Brent Pennington, a 21-year-old Texan from Burleson, is a senior at Baylor University and the social chairman of his fraternity. But to "break up the monotony of the books and bring in some spare change," Pennington runs two businesses in his free time.

One of his companies makes and sells his own invention -- the Safe-T-Stat, an electronic safety device that automatically shuts down heating and air-conditioning systems in a fire to prevent the spread of smoke and flames. A patent is pending on the gadget, which he puts together at his father's electrical contracting business warehouse, and the company has so far taken in about $8,000 in sales.

Pennington, an entrepreneurial studies and accounting major, combines his social activities with his second business -- he runs a gift and party favor distributorship at Baylor called the United Specialty Co. Showing catalogs and samples, Pennington orders wholesale over 1,000 items -- ranging from custom T-shirts to decorator coasters and laundry bags -- for fraternities and clubs.

"I'm always going to be pushing myself," he admits. "And I'll probably be an entrepreneur all my life. If you have a job that you do every day it can become too routine. I want to be challenged."

It all began after a summer of tarring driveways back in 1978.

Twenty-year-old sophomore Brett Johnson of Minneapolis, Minn., returned that September to Harvard with a large measure of entrepreneurial drive and a liking for the lightweight painter's caps he'd worn all summer. Three years later, the 23-year-old economics major has a booming cap distributorship called Crowd Caps that last year pulled in close to $500,000 in sales.

Johnson has done for caps what others have done for T-shirts -- turned them into promotional vehicles. Johnson originally used contractors to silk-screen the requested logos and messages onto the caps. Now he takes orders from clients and does all the manufacturing himself.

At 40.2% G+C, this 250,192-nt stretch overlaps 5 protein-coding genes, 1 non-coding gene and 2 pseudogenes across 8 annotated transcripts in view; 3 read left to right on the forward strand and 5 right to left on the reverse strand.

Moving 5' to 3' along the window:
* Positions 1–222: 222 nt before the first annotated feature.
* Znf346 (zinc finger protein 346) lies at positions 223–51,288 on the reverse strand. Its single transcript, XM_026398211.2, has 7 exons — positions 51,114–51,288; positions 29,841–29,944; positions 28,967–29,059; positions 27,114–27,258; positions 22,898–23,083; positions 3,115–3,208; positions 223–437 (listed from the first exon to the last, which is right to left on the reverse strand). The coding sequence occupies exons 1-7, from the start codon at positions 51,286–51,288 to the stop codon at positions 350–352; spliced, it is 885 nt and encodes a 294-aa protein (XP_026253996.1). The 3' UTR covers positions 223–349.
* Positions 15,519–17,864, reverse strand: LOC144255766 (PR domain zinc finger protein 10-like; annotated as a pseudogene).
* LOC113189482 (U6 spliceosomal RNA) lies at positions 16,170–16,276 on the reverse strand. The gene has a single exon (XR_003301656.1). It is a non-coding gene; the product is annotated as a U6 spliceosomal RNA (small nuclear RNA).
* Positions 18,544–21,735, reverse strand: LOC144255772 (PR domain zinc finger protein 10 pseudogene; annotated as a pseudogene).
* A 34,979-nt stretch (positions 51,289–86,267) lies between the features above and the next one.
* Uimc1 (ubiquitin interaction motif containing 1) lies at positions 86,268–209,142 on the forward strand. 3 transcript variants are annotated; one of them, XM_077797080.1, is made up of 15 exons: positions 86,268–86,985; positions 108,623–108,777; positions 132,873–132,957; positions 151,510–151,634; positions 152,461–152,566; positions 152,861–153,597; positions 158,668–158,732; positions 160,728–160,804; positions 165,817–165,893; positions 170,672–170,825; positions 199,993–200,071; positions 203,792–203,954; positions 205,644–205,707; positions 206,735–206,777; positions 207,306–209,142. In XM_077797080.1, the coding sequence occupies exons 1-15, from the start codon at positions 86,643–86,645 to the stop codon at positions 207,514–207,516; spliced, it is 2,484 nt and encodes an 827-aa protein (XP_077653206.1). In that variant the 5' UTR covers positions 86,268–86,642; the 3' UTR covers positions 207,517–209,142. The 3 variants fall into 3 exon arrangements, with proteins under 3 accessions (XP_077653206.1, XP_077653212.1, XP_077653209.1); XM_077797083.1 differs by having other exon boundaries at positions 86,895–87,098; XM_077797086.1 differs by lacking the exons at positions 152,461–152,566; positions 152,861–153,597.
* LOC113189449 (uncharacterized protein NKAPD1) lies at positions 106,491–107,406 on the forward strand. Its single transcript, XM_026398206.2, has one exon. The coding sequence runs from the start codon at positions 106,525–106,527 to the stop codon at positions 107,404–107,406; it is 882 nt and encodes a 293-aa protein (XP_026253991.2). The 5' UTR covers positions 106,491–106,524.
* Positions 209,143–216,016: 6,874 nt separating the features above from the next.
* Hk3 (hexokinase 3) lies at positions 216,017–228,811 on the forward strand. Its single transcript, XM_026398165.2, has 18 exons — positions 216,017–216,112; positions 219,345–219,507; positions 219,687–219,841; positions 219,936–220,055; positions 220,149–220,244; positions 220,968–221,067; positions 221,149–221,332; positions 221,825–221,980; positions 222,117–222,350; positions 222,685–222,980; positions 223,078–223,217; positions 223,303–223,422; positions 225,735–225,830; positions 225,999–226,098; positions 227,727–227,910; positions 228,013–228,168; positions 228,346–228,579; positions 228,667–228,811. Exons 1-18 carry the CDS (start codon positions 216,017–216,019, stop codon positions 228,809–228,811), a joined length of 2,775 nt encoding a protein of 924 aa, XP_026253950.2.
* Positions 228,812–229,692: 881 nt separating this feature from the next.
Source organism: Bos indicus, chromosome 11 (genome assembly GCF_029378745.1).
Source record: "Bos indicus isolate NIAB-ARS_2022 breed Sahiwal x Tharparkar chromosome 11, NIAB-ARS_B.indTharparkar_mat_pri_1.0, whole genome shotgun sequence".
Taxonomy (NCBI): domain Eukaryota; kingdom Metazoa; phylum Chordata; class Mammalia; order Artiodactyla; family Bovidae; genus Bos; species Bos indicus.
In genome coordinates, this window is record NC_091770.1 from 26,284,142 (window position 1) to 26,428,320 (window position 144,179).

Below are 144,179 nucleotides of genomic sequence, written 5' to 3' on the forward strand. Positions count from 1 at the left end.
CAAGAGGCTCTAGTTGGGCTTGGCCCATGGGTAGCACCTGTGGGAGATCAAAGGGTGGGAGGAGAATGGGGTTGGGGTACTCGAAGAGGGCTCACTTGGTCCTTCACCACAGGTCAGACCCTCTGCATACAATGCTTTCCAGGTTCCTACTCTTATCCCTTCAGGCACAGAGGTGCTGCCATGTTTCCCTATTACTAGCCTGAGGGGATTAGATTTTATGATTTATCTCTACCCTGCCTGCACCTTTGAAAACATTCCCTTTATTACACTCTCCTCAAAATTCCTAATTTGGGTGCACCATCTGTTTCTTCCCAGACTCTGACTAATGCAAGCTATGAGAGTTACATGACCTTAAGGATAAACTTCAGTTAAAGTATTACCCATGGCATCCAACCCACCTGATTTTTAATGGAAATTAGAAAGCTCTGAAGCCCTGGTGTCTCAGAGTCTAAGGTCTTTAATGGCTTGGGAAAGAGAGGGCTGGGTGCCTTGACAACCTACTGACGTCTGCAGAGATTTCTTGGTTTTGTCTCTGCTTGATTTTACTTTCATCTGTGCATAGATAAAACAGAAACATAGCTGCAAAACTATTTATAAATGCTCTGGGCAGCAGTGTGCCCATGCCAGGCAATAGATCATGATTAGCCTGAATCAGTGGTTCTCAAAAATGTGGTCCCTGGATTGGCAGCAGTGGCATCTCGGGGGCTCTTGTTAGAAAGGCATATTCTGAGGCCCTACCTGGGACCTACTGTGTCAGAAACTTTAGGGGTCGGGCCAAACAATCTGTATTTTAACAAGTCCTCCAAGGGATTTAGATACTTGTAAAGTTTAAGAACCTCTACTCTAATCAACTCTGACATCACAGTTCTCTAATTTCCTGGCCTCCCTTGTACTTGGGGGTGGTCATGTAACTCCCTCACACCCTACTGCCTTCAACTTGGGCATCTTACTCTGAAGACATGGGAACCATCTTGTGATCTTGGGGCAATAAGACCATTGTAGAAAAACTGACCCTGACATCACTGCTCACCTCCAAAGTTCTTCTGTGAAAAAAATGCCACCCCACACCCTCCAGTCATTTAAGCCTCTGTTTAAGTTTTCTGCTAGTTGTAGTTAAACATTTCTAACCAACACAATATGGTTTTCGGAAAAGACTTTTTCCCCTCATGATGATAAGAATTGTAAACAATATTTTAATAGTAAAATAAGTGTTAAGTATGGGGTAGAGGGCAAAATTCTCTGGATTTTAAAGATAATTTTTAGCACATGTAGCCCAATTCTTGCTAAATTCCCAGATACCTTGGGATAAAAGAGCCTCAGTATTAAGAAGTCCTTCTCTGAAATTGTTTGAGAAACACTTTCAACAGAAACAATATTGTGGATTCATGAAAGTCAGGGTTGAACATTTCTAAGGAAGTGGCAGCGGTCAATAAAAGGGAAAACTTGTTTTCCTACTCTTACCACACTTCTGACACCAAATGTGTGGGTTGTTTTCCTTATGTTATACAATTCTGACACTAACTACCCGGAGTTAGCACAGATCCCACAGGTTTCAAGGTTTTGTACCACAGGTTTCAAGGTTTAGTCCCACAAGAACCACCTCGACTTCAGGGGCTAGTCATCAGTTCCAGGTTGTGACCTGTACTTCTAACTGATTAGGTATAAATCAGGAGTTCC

Johnson's first big seller was a cap emblazoned with a crimson H that he successfully hawked to 500 fans at the 1978 Harvard-Yale football game. Since then, Pepsi-Cola, singer Barry Manilow, and the Army Reserves have all used Crowd Caps for promotional campaigns.

While he plans to carry on with his cap business after graduation, he'd like to promote other products as well. "There are a lot of inventors out there in garages," Johnson says, "just looking for someone to help them get their products out to the market."

When Cornell University students get tired of the dorm cafeteria fare, they can head downtown for some "Hot Wings," Stromboli pizza, pita sandwiches, and a variety of other food cooked by two of their classmates.

Debbie Laster and Chris Fontana, seniors at Cornell majoring in hotel and restaurant management, started the business a year ago with $10,000 borrowed from their families. Today the restaurant, called Munchies, attracts customers in the college town of Ithaca, N.Y., 18 hours a day. "It's bewildering," says 21-year-old Fontana. "We still see ourselves as students just struggling through school."

The restaurant bakes its own cookies and cakes in addition to meals and snacks and does on-campus deliveries as well. "We make everything ourselves," says 22-year-old Laster, "right down to hand-rolling the meatballs and packing the sausages." Munchies takes in about $250 a day and is "essentially breaking even," according to the owners, each of whom works about 30 hours a week.

After graduation, the two hope to sell Munchies and then look for "someone who wants to use our talent to open a restaurant or bar, but will finance the venture himself," says Laster.